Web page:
You’re at home with a toddler or elementary school students and feel overwhelmed. Not to worry, Alisal Teachers Association member Ben Cogswell has advice and resources that is easy to access and easy to use.
“I’m a kindergarten teacher not just for my kids, but with all parents who need just a little extra help – for free,” he says. A self-confessed techy, he has a strong background working with teachers and kids and has created and won an award for his online lessons that blend real time and online strategies. Cogswell was a tech coach in the Alisal Union School District helping educators implement technology into the classroom before becoming a kindergarten teacher last year.
During this time “the biggest thing is for parents to take an active role in communicating with teachers. Teachers are doing their best, so be patient,” he said.
Cogswell created lessons for his kids, both at home and school, and he says he’s happy to share. And share he has, on an English/Spanish website called KindRockets.org. His children, ages 12, 10, 7 and 4, now participate in his online classes. He says it has become part of their routine.
“It’s important to set up a routine as a family, from household chores to school. That means writing, reading and math every day. No games until the responsibility of learning is fulfilled,” Cosgwell said, adding that “there are so many lessons to teach our kids around the house — family games, cooking together — are all learning opportunities.”
Tools For Parents
- Prodigy – a game-based way for younger kids to learn math.
- Kodable –– free tools to help elementary students learn how to code. There is problem solving and critical thinking skills involved in coding, including “debugging” and figuring out how to fix codes that fail. There are video games involved and Cogswell says students have to figure out how to get a character from point a to b.
- Epic Books for Kids – teachers have to send invitations, but parents get free access to this “huge library of ‘read to me’” books. For Spanish speakers who don’t read in English, they can read along with the book. Cogswell advises parents to work with their teacher to set up the account and choose the books.
Tools and Tips For Teachers
Described as a “fantastic guy” by colleagues, Cogswell has been a technology coach and sincerely believes that mentor teachers and coaches need to return to the classroom every three years so they don’t lose sight of what is going on in the real classroom.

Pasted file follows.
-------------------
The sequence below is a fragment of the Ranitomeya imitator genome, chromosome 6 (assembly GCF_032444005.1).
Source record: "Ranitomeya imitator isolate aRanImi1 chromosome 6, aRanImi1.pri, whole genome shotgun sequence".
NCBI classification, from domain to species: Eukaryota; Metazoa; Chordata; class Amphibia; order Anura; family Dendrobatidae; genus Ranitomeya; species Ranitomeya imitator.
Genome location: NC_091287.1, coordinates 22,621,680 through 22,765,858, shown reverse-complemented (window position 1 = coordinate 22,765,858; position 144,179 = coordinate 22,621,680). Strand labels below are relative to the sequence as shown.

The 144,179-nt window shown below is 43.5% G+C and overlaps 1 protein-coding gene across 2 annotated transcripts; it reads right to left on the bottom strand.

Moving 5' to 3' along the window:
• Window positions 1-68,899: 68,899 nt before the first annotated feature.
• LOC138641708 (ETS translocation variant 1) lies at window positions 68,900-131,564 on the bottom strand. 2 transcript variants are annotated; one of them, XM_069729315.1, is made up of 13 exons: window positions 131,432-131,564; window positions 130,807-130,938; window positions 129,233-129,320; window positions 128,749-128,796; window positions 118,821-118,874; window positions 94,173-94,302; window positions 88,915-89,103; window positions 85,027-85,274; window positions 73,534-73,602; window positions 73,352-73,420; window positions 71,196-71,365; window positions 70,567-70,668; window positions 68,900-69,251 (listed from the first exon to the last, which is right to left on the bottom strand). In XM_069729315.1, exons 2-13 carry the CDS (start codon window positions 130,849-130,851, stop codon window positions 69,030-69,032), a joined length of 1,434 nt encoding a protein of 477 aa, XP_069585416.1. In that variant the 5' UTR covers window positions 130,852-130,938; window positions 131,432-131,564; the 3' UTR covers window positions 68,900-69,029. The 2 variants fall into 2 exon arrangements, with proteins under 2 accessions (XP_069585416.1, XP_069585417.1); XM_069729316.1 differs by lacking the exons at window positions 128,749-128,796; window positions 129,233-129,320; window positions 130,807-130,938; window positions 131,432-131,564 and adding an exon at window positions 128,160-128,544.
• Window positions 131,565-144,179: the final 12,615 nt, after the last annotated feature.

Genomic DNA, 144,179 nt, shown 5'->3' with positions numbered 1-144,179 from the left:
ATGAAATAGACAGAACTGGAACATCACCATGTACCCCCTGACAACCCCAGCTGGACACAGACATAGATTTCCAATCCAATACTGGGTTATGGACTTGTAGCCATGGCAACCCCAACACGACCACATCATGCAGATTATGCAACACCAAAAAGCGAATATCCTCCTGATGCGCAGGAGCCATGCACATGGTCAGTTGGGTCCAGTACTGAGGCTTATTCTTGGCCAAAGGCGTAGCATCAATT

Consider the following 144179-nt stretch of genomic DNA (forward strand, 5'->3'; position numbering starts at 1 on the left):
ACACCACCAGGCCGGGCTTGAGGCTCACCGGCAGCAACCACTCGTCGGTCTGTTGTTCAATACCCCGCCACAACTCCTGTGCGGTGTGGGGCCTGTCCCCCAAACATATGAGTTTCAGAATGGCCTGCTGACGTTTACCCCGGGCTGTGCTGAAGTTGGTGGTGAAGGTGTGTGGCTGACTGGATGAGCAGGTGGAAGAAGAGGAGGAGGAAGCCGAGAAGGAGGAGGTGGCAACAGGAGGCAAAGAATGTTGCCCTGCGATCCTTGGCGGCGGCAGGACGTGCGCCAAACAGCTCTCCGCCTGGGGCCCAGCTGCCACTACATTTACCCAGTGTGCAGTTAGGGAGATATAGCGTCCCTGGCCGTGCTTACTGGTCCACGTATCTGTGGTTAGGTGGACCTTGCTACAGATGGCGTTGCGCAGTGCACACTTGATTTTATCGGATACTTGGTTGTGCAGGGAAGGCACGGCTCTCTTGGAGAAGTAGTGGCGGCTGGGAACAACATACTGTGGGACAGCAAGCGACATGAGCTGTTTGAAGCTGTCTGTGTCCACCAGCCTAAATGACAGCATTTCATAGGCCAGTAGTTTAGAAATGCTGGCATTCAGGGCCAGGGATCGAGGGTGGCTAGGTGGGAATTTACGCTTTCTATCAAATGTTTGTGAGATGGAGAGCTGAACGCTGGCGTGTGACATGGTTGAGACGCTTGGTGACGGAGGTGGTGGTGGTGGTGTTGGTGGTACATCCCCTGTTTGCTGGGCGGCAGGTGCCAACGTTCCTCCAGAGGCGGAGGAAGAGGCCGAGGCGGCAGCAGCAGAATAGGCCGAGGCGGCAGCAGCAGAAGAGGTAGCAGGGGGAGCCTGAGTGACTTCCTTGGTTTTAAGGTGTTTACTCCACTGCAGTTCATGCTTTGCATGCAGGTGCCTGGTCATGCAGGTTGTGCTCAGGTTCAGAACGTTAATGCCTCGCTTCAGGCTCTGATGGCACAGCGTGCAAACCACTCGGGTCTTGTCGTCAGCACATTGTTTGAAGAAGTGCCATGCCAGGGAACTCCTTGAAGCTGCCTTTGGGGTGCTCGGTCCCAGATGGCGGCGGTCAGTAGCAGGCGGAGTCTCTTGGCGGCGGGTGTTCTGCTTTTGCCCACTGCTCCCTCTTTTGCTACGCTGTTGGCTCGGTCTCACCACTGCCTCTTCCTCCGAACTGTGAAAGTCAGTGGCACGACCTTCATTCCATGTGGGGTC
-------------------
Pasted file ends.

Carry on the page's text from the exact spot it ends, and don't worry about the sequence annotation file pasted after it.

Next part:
Regardless of the age being taught, “technology needs to be implemented in a thoughtful and balanced way,” Cosgwell said. “It’s not all technology and it’s not all paper and pencil. It’s not this or that, it’s both!”
During this time educators are using video to connect with students and parents, something Cogswell highly encourages. “You may not be ok with seeing your face, but your students want to see you. Make that connection.”
Cosgwell notes that videos can be created through gaming systems, but he suggests two tools for video recording. Screencastify is a free tool that works through a Chrome browser and allows educators to easily record, edit and share videos. Flip Grid is a free tool that allows educators to record themselves and create an account for their students to view the videos and interact with classrooms. “I use it with my kindergarteners,” he says, adding that “kids at home will need parent support. There are so many tutorials available.”
He also recommends connecting with parents, when possible and appropriate, to keep up that connection. Cogswell does morning messages that he encourages parents to watch with their children.
Another recommendation: “Record yourself reading to your students. It can be posted to a classroom or district Facebook page. Parents can access it easier on Facebook than some of the other apps,” he noted.
Cogswell’s current lessons can be found here.